Students choosing a college consider many issues, but especially: "Which college is best for my future?" Someone asked me if we could make decision markets to advise this decision. (A decision market estimates an outcome given a choice.)
The choices are nicely distinct, as is the choice time. We could bet conditional on whether you start in a certain season to attend a certain college (perhaps also in a certain school of that college). We could also consider the choice of not attending college at all. (Breaking this condition into parts might be trickier though.)
Of course students would have to post info on themselves for bettors to consider, perhaps anonymized to protect their privacy. And to make sure we could pay off bets, we would need students to report later on their success. Perhaps as the price for advice on their college choice, students would pay a fee, which would later be refunded with generous interest, if the student reported as promised on their success. (All bets could be conditional on this later report.)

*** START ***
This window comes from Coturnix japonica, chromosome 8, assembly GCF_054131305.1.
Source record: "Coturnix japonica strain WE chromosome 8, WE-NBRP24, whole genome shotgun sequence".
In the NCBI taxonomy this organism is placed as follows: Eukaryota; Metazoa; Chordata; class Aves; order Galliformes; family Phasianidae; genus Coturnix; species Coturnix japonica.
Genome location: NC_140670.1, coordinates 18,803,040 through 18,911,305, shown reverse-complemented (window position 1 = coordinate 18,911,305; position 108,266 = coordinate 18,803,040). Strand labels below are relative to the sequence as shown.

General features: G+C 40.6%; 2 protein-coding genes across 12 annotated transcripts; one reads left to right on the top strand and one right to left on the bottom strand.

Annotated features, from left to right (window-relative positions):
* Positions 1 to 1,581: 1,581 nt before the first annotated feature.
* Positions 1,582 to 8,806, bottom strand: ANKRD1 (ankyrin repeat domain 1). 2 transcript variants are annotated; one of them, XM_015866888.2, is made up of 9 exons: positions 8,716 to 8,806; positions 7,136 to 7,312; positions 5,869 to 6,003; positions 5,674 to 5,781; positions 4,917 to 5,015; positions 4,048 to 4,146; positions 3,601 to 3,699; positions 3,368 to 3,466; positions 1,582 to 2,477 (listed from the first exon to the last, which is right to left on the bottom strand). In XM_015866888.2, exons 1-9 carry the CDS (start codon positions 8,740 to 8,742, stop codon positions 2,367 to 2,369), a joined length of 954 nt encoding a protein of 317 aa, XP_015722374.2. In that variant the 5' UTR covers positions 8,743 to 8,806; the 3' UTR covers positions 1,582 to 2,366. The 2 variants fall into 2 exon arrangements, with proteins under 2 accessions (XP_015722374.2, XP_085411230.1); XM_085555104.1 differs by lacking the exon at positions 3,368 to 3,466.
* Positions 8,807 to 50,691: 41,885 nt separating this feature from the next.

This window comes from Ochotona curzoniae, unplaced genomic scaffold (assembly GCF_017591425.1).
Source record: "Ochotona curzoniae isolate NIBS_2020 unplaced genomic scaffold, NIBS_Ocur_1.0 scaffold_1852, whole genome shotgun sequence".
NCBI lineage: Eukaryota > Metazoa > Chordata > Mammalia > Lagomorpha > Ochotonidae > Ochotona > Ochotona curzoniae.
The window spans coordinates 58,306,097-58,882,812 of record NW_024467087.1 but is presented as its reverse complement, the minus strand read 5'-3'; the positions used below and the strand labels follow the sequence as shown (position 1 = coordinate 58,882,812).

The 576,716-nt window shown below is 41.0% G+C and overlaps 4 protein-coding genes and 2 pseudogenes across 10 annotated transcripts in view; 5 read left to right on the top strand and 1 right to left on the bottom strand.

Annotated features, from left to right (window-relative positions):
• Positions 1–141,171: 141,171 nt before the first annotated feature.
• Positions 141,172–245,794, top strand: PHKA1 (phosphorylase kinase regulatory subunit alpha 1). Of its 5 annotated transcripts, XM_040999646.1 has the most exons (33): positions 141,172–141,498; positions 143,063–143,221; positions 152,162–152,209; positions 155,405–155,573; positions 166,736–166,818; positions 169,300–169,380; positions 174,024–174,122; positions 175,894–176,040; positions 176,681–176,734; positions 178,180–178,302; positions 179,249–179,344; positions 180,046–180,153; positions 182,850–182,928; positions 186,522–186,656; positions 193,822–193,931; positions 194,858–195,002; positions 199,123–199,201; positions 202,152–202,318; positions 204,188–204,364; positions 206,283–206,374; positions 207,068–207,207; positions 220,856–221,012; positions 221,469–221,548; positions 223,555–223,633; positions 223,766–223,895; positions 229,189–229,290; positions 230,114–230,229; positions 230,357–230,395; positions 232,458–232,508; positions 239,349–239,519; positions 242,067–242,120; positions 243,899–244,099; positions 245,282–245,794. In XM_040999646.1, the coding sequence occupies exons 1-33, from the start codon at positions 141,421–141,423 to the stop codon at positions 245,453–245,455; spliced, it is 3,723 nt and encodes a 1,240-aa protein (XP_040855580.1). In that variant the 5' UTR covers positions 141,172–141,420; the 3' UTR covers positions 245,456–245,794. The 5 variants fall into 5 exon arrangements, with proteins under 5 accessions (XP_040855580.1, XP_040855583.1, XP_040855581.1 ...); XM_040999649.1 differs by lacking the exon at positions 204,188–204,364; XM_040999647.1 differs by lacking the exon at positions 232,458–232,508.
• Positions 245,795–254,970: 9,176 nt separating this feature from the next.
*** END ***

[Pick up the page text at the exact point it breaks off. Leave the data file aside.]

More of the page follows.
OK, but what outcome(s) would count as "success"? Income is an obvious choice, but you might have to wait ten or twenty years, until well after college, grad school, and medical internships, to see clear income results. One might find a way to rate immediate post-college outcomes in terms of future income potential, but this seems tricky.
If we waited long enough we might rate "fame" or "accomplishment", such as awards or media citations, but many judgment calls would be needed to make these comparable. We could look at whether the student married and how many kids they had when, but it is not clear how important this consideration weighs on students choosing a college.
P.S. Most bettors would probably prefer to bet on bundles of students, such as all females from New England attending Stanford. This is quite feasible. Next week: helping colleges pick students.